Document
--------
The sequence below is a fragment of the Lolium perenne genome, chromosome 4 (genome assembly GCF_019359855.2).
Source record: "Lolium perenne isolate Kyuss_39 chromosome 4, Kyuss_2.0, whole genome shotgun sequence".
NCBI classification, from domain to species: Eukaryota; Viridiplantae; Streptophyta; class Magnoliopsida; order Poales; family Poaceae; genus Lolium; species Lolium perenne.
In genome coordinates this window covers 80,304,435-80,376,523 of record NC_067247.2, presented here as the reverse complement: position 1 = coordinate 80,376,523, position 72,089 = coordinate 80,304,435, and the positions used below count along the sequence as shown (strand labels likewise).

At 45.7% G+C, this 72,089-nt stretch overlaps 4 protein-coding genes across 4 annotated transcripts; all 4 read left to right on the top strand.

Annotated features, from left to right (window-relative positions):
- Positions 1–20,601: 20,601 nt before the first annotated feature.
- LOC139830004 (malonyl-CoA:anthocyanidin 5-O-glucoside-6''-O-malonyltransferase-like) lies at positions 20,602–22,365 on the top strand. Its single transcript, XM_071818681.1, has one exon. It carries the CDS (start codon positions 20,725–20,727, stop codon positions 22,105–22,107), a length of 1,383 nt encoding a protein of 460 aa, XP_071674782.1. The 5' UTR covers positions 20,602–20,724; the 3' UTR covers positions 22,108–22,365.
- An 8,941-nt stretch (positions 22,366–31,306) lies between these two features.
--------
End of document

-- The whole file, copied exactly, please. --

The sequence below is a fragment of the Lolium perenne genome, chromosome 4 (genome assembly GCF_019359855.2).
Source record: "Lolium perenne isolate Kyuss_39 chromosome 4, Kyuss_2.0, whole genome shotgun sequence".
NCBI classification, from domain to species: Eukaryota; Viridiplantae; Streptophyta; class Magnoliopsida; order Poales; family Poaceae; genus Lolium; species Lolium perenne.
In genome coordinates this window covers 80,304,435-80,376,523 of record NC_067247.2, presented here as the reverse complement: position 1 = coordinate 80,376,523, position 72,089 = coordinate 80,304,435, and the positions used below count along the sequence as shown (strand labels likewise).

At 45.7% G+C, this 72,089-nt stretch overlaps 4 protein-coding genes across 4 annotated transcripts; all 4 read left to right on the top strand.

Annotated features, from left to right (window-relative positions):
- Positions 1–20,601: 20,601 nt before the first annotated feature.
- LOC139830004 (malonyl-CoA:anthocyanidin 5-O-glucoside-6''-O-malonyltransferase-like) lies at positions 20,602–22,365 on the top strand. Its single transcript, XM_071818681.1, has one exon. It carries the CDS (start codon positions 20,725–20,727, stop codon positions 22,105–22,107), a length of 1,383 nt encoding a protein of 460 aa, XP_071674782.1. The 5' UTR covers positions 20,602–20,724; the 3' UTR covers positions 22,108–22,365.
- An 8,941-nt stretch (positions 22,366–31,306) lies between these two features.